Illiquidity is a Killer
Here’s one that reminds me of some ideas the financial planners we met with proposed:
Another big mistake a lot of investors make is having investments that, by nature of the product that they are sold by an insurance salesperson, stockholder, or financial planner, don’t allow them access to their money in the event that they need it.
I’ve seen people really get burned in investments where there’s a lack of liquidity. An illiquid investment can be a recipe for disaster. I’ll be frank: it’s one of the reason I’m not a big fan of annuities.
This is something I dislike as well — not being able to get to my money. Anyone else have this issue?
Problems with Annuities
The author continues the point above and lists several reasons he dislikes annuities. Here are the highlights:
Annuities often come with brutal fees and commissions—the annual expenses average 3 to 3.5 percent. Sales commissions from the original sale the annuity can range from 4 to 8 percent: a significant incentive for those selling annuities.
Be wary of annuities that promise things like “guaranteed 5 percent income.”
Annuities with long surrender periods and/or high annual fees lock up your money and then slowly pay it back to you.
I have never been a fan of annuities (because of the costs and the fact that you turn over a big chunk of your money). I suppose I think I can manage the money better than an insurance company, so why should I turn it over?
That said, surely there are people who need lots of help and a source of stable income. Even with high fees, are annuities right for them? I suspect for some the answer is “yes.”
Anyone out there like/use annuities?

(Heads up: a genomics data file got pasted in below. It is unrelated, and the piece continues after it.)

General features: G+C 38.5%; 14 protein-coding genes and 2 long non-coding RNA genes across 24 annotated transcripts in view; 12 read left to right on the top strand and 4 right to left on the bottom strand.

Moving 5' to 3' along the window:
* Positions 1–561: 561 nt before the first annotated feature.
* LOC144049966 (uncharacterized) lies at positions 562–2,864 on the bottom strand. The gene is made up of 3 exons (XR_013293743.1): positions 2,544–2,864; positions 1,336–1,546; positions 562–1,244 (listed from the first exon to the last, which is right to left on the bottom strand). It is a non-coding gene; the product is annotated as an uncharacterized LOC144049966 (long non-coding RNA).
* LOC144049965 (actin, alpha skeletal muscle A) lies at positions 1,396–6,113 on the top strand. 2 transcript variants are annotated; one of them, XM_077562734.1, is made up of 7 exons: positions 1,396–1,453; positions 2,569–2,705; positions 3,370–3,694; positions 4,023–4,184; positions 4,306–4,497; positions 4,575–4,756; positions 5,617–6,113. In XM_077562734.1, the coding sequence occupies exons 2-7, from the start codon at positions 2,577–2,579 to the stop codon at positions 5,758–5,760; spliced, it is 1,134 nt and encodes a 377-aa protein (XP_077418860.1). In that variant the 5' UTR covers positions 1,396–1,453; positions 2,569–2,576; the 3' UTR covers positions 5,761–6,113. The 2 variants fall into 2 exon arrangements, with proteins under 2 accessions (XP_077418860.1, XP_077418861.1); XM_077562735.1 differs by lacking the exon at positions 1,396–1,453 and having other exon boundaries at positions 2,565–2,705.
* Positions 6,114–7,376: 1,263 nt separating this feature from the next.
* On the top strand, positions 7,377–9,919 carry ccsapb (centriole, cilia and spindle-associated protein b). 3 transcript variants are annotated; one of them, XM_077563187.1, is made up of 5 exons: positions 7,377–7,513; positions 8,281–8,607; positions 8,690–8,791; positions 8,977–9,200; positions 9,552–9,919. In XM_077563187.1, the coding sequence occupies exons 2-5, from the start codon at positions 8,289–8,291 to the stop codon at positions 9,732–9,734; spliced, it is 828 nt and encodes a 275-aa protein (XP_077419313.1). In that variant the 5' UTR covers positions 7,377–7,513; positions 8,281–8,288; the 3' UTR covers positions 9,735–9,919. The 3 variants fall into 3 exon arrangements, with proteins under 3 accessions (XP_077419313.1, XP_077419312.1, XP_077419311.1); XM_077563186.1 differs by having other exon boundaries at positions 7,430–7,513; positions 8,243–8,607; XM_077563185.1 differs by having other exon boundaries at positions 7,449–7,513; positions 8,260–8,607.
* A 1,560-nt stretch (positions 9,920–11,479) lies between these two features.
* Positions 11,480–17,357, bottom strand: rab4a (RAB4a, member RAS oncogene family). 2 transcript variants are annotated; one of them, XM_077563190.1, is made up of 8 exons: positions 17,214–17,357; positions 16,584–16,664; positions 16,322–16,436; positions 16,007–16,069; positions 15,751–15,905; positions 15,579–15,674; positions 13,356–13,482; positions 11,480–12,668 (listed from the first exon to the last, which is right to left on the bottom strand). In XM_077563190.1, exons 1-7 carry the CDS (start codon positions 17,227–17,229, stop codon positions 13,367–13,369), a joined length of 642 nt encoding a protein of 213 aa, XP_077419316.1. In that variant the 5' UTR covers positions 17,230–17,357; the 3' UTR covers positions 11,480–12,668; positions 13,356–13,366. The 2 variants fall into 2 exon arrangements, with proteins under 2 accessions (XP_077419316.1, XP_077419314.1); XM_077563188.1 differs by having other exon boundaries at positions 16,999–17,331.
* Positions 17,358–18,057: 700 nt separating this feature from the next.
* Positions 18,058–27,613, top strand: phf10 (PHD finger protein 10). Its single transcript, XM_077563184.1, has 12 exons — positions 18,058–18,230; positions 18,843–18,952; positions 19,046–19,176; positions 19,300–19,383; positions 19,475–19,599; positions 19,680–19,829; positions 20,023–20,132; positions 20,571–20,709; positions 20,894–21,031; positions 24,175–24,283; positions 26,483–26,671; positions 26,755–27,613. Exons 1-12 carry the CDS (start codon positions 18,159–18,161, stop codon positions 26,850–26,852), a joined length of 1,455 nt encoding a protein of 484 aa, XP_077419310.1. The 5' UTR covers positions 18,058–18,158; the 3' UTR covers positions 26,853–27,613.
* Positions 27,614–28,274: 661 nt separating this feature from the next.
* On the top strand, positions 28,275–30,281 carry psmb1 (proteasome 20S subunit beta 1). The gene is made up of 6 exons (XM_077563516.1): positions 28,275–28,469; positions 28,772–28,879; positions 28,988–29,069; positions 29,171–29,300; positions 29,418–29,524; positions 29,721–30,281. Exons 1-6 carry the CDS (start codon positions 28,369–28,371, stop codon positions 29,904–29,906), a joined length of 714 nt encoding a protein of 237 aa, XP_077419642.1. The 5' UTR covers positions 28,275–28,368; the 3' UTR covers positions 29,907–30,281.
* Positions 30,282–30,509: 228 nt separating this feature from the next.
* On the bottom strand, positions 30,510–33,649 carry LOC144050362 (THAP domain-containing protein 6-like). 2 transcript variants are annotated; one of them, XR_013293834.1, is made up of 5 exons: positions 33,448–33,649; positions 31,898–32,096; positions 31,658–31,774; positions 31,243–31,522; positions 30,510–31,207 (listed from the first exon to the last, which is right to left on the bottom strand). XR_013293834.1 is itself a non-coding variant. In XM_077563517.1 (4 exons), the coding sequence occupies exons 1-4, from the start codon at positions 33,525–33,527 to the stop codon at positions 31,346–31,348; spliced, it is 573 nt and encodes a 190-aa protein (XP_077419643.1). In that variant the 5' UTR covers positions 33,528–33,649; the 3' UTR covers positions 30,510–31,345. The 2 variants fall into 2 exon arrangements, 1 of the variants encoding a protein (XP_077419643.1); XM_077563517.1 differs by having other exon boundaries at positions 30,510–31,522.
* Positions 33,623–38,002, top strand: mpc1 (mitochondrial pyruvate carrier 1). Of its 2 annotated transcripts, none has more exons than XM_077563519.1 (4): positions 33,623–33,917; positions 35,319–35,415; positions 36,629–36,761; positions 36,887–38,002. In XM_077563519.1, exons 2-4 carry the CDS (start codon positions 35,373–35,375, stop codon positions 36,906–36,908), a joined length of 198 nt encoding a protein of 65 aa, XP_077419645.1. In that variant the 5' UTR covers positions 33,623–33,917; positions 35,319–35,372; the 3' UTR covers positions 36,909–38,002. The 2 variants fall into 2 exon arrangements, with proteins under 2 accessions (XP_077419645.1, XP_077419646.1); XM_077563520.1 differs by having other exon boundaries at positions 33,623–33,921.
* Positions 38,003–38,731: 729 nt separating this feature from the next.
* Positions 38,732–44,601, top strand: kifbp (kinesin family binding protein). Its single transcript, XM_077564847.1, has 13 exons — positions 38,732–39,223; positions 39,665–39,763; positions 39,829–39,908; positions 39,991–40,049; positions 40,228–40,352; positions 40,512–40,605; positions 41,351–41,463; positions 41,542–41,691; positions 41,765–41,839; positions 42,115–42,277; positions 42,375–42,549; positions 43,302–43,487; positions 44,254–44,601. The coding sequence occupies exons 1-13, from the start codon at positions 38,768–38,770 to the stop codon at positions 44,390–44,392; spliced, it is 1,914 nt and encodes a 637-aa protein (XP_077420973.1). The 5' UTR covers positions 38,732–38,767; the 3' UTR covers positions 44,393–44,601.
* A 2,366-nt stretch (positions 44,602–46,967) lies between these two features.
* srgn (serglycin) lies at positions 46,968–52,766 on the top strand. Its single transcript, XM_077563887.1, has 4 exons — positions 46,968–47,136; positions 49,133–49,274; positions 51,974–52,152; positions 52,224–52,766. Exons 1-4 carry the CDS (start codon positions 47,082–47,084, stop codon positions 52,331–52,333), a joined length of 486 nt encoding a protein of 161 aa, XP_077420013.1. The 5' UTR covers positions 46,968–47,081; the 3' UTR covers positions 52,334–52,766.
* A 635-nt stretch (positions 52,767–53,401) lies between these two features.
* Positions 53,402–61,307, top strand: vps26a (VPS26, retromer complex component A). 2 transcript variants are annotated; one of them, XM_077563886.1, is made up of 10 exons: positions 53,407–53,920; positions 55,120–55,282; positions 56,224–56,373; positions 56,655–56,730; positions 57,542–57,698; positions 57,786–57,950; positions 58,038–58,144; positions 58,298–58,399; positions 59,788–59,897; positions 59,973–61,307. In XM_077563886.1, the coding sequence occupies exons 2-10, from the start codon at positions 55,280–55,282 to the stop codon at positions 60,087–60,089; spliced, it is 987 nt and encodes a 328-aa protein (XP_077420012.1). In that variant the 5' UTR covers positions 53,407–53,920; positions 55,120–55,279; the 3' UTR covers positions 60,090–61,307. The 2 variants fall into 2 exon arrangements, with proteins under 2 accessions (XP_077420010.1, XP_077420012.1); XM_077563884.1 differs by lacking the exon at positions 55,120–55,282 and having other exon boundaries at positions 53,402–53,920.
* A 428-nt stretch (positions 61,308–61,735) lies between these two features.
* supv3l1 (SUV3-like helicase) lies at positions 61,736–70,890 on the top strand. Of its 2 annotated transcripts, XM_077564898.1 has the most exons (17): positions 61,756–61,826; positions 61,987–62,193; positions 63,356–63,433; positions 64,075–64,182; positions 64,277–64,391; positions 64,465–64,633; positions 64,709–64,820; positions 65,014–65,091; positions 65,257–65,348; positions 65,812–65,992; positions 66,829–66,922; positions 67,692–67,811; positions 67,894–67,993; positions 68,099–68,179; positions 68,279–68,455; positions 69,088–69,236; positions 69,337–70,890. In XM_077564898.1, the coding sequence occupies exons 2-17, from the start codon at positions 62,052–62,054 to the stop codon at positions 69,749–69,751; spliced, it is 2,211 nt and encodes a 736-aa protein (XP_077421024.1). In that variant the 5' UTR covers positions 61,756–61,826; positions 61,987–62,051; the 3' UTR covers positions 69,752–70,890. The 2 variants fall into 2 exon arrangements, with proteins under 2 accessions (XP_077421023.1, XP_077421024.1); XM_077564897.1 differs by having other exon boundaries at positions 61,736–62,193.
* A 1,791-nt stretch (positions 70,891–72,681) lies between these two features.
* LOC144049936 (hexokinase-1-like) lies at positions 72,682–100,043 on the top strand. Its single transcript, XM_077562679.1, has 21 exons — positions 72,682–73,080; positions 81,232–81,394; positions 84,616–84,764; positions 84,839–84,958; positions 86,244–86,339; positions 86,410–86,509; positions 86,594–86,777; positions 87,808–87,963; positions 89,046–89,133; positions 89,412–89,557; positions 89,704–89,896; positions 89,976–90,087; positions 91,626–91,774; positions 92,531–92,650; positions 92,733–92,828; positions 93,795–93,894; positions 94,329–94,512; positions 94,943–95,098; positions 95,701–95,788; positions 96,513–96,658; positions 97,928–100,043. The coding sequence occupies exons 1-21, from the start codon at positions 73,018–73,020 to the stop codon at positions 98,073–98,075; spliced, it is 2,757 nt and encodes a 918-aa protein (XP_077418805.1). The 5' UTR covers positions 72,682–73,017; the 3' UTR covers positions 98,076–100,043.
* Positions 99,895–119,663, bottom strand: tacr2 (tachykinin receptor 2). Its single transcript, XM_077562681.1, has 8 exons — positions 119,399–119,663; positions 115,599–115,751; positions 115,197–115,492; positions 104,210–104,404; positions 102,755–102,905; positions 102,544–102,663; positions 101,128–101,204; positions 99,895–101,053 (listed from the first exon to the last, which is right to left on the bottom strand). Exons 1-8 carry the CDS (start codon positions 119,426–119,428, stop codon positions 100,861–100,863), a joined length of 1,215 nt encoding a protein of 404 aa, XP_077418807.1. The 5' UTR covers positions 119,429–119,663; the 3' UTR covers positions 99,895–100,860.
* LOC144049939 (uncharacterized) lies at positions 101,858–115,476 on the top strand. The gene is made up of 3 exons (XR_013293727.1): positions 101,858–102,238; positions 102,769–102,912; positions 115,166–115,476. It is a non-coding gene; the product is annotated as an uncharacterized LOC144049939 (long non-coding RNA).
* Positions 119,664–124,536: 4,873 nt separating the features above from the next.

The Poor State of Retirement Preparation
We’re going to end with a hobby of mine — collecting sad facts about the state of retirement preparedness in America.
Here’s what the book shares:
More than one-third of the county isn’t saving. Thirty-five percent of Americans don’t contribute to retirement accounts.
The ones who have saved haven’t saved enough. Fifty-seven percent of workers report that they and/or their spouse have less than $25,000 in total saving and investments (excluding their home and defined benefit plans). And 28 percent have less than $1,000 (up from 20 percent in 2009).
Many seniors are poor. One out of every six elderly Americans is already living below the federal poverty line.
Men and women are working longer. A record 33 percent of Americans now plan on working past the age of 70–which makes sense, when you consider they don’t have money saved to retire.
The cost of healthcare is formidable. Fifty-one percent of Americans doubt they can pay for medical expenses in retirement.
Ugh. I’m constantly disappointed but never surprised by numbers like these. Years of reading and writing about finances has left me jaded about stuff like this.
It’s an interesting issue to solve though. Americans are fiercely independent and “don’t want to be told what to do” (we have our freedom after all!)
And yet unless someone tells them what to do, they generally make a mess of their finances.
It’s a tough situation to resolve…
That’s the end of my coverage on this book. As you can tell, I really enjoyed it and recommend it without reservation for anyone thinking of retiring.
Anyone read it yet? What are your thoughts?